IN THE OREGON TAX COURT
MAGISTRATE DIVISION

Jeff A. PECHAN
and Peggy A. Pechan,

Plaintiffs,

v.

DEPARTMENT OF REVENUE,

Defendant.

(TC-MD 991283A)

Plaintiffs appealed the disallowance of a casualty loss deduction for the 1995 tax year. In December 1995 a storm destroyed 112 trees on Plaintiffs' property. Plaintiffs' determined the fair market value of the lost trees and then subtracted the proceeds of salvage to determine the amount of the casualty loss deduction. The court found that for nonbusiness property, a casualty loss must be determined by the decline in value to the property as a whole, less any salvage and insurance. Therefore, Plaintiffs' deduction was not allowed because the evidence presented focused on the separate value of the trees rather than a change in value to the property as a whole.

Income taxation - Deduction - Casualty loss

1. For nonbusiness property, a casualty loss deduction is determined by the change in fair market value of the property as a whole, less any salvage and insurance, not by looking to the value of each individual item lost.

Income taxation - Deduction - Casualty loss

2. The court cannot find a demonstrated tax effect to support a casualty loss deduction where the only evidence presented shows loss of value to individual items rather than a change in value to the property as a whole.

A telephone trial was held November 22, 1999.

Daniel Anderson, Certified Public Accountant, argued the cause for Plaintiff.

Anna Porter, Auditor, Oregon Department of Revenue, argued the cause for Defendant.

Decision for Defendant rendered January 7, 2000

SCOT A. SIDERAS, Presiding Magistrate.

Plaintiffs appealed the disallowance of the casualty loss deducted on their return for the 1995 tax year. A case management conference was held November 22, 1999. At the request of the parties it was converted to a trial. Daniel Anderson, Certified Public Accountant, appeared for Plaintiffs. Defendant was represented by Anna Porter.

STATEMENT OF FACTS

In December 1995, a storm destroyed 112 trees on Plaintiffs' property. Plaintiffs contracted with Elk Mountain Timber Inc., in January 1996, to have them clear the property of the downed trees. They realized $10,821.84 in salvage value from the operation. (1)

In March 1996, and again in August 1999, Plaintiffs hired William C. Gilmore, an Urban Forester and Consulting Arborist of Community Forestry, Inc. to determine the fair market value of the lost trees. Gilmore's report assigned a value to each tree, and concluded that the approximate value of the 112 destroyed trees totaled $392,800. That number, reduced by the proceeds of salvage, was used by Plaintiffs to claim their casualty loss.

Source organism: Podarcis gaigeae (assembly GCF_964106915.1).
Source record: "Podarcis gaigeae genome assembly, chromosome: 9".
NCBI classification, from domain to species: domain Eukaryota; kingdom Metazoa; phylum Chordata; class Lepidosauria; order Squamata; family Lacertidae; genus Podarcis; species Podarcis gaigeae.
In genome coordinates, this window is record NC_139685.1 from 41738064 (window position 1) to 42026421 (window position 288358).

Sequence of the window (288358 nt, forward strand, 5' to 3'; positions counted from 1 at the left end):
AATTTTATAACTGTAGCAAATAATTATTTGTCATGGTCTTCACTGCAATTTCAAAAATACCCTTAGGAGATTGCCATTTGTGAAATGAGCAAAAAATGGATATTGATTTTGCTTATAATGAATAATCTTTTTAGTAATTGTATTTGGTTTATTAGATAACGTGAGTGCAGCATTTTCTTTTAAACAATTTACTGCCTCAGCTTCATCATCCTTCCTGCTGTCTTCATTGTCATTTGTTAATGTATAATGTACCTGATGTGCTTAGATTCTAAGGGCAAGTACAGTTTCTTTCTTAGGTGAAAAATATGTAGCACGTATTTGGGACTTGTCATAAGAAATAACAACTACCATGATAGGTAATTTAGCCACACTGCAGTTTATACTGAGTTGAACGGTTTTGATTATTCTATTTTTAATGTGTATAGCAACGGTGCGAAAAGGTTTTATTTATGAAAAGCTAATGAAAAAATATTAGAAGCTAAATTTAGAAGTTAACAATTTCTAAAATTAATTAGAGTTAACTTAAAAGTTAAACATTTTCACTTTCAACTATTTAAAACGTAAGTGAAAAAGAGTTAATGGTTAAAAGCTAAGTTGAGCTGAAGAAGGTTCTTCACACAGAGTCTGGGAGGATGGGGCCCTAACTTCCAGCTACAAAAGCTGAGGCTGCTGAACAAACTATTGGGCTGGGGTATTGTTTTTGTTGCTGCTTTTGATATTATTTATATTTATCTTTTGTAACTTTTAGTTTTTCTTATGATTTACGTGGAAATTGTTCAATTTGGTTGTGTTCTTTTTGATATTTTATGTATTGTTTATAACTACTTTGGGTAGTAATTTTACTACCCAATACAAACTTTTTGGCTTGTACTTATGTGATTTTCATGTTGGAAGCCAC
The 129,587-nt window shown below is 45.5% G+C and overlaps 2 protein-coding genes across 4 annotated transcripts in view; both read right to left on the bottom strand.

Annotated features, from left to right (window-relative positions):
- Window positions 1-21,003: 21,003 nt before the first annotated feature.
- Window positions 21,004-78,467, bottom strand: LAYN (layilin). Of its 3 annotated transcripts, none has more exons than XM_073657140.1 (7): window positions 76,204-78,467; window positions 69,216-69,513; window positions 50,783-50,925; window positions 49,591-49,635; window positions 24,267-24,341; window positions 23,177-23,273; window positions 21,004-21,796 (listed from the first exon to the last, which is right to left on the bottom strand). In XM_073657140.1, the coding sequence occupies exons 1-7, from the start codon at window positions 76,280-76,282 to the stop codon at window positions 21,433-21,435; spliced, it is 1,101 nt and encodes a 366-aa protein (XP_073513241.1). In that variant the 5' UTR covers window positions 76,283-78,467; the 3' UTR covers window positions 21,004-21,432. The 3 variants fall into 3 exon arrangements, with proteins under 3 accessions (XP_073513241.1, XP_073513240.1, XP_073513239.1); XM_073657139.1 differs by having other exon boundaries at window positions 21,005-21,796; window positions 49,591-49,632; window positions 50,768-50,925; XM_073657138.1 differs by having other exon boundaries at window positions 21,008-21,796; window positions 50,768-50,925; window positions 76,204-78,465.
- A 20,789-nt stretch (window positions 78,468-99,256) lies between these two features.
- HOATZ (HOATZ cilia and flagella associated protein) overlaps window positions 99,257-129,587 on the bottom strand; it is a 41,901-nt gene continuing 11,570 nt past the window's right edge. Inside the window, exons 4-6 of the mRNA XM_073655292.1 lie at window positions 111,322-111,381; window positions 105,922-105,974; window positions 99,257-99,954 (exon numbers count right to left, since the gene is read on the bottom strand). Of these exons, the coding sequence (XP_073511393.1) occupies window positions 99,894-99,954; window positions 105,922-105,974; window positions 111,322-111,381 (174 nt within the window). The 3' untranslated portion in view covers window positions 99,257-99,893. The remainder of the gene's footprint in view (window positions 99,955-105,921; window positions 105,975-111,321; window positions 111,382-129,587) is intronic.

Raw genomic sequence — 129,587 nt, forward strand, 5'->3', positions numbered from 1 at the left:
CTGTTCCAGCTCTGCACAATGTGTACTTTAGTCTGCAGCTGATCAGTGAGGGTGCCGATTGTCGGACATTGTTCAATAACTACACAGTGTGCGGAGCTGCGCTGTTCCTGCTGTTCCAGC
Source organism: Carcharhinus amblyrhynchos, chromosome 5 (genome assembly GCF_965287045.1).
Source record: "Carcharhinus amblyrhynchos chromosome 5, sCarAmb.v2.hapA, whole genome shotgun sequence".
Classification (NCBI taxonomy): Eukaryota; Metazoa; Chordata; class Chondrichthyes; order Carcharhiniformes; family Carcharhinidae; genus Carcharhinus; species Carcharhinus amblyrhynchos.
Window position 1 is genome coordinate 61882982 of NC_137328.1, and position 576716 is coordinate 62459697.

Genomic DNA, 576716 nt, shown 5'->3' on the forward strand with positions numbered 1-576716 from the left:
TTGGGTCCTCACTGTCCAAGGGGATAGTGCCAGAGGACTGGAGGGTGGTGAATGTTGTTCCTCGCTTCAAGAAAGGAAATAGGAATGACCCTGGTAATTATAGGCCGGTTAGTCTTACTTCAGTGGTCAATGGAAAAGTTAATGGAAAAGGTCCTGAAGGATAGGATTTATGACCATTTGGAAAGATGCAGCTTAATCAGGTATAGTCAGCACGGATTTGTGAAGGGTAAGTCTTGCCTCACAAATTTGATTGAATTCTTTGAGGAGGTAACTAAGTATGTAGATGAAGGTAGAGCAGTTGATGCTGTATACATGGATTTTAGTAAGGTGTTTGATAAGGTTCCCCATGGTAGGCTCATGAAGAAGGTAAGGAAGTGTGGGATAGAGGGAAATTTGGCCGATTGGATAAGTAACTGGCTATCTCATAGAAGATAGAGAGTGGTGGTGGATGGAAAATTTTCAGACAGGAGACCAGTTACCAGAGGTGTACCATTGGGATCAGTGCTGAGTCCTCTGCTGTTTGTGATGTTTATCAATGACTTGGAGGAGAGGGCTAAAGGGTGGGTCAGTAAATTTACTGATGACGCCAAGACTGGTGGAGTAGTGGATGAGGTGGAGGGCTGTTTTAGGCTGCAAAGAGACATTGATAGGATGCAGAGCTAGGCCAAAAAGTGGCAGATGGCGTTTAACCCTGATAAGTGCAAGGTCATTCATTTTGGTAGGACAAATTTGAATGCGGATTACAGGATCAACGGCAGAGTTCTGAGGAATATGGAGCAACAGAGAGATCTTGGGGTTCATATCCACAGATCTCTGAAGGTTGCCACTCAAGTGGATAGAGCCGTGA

The parties agree that the basis of the property is $236,610. Other evidence includes the assessment of the property, done by Washington County for property tax purposes, at $234,770 for the 1995-96 tax year and $255,160 for the 1996-97 tax year. (2)

ANALYSIS

1. The ability to claim a casualty loss deduction for nonbusiness property is set out in Internal Revenue Code (IRC) section 165(c)(3). How that section is applied when storms damage trees has been the subject of some litigation. Those cases have established that the amount of the loss is determined by the decline in the value of the property as a whole, less any salvage and insurance. The assertion that the loss is calculated by looking to the worth of each individual tree has been specifically rejected. Jackson v. Commissioner, 13 TCM (CCH) 1175 (1954). Other cases reiterate that holding that the focus is not on the separate value of the trees, but rather on any decrease in the value of the overall property. Cristo v. Commissioner, 44 TCM (CCH) 177 (1959); Lindley v. Commissioner, 11 TCM (CCH) 355 (1952); Horn v. Commissioner, 18 TCM (CCH) 177 (1959); Howard v. Commissioner, 18 TCM (CCH) 413 (1959)1959; Graham v. Commissioner, 35 TC 273 (1960); Western Products Co. v. Commissioner, 28 TC 1196 (1957); Hull v. Commissioner, 32 TCM (CCH) 977 (1973).